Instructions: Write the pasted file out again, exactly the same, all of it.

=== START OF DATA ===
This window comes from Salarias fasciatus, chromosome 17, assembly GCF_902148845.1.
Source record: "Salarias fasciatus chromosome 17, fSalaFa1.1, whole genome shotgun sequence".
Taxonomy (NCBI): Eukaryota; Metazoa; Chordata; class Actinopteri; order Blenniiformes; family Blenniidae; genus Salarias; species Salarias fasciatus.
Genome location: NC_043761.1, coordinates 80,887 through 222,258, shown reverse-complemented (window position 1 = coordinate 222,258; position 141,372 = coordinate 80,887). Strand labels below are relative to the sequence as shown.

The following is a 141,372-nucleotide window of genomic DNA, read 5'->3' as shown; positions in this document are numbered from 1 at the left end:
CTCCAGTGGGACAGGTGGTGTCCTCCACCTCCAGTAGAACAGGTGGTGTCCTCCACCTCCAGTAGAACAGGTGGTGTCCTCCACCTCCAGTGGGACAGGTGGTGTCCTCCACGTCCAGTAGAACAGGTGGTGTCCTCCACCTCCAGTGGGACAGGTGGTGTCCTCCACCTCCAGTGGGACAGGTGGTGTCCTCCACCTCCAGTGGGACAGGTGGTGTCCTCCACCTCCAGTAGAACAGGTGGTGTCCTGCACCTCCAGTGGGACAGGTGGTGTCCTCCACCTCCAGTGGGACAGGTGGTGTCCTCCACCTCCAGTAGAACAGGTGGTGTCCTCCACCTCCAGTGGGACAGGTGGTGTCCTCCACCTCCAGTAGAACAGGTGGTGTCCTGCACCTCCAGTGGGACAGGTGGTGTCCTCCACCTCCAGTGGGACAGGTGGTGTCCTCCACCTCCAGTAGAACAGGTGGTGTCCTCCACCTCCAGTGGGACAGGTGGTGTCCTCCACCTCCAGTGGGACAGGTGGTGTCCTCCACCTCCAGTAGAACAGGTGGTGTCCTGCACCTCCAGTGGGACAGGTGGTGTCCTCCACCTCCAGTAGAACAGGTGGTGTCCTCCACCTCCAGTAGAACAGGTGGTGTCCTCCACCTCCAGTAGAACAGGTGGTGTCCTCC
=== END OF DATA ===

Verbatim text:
This window comes from Salarias fasciatus, chromosome 17, assembly GCF_902148845.1.
Source record: "Salarias fasciatus chromosome 17, fSalaFa1.1, whole genome shotgun sequence".
Taxonomy (NCBI): Eukaryota; Metazoa; Chordata; class Actinopteri; order Blenniiformes; family Blenniidae; genus Salarias; species Salarias fasciatus.
Genome location: NC_043761.1, coordinates 80,887 through 222,258, shown reverse-complemented (window position 1 = coordinate 222,258; position 141,372 = coordinate 80,887). Strand labels below are relative to the sequence as shown.

The following is a 141,372-nucleotide window of genomic DNA, read 5'->3' as shown; positions in this document are numbered from 1 at the left end:
CTCCAGTGGGACAGGTGGTGTCCTCCACCTCCAGTAGAACAGGTGGTGTCCTCCACCTCCAGTAGAACAGGTGGTGTCCTCCACCTCCAGTGGGACAGGTGGTGTCCTCCACGTCCAGTAGAACAGGTGGTGTCCTCCACCTCCAGTGGGACAGGTGGTGTCCTCCACCTCCAGTGGGACAGGTGGTGTCCTCCACCTCCAGTGGGACAGGTGGTGTCCTCCACCTCCAGTAGAACAGGTGGTGTCCTGCACCTCCAGTGGGACAGGTGGTGTCCTCCACCTCCAGTGGGACAGGTGGTGTCCTCCACCTCCAGTAGAACAGGTGGTGTCCTCCACCTCCAGTGGGACAGGTGGTGTCCTCCACCTCCAGTAGAACAGGTGGTGTCCTGCACCTCCAGTGGGACAGGTGGTGTCCTCCACCTCCAGTGGGACAGGTGGTGTCCTCCACCTCCAGTAGAACAGGTGGTGTCCTCCACCTCCAGTGGGACAGGTGGTGTCCTCCACCTCCAGTGGGACAGGTGGTGTCCTCCACCTCCAGTAGAACAGGTGGTGTCCTGCACCTCCAGTGGGACAGGTGGTGTCCTCCACCTCCAGTAGAACAGGTGGTGTCCTCCACCTCCAGTAGAACAGGTGGTGTCCTCCACCTCCAGTAGAACAGGTGGTGTCCTCC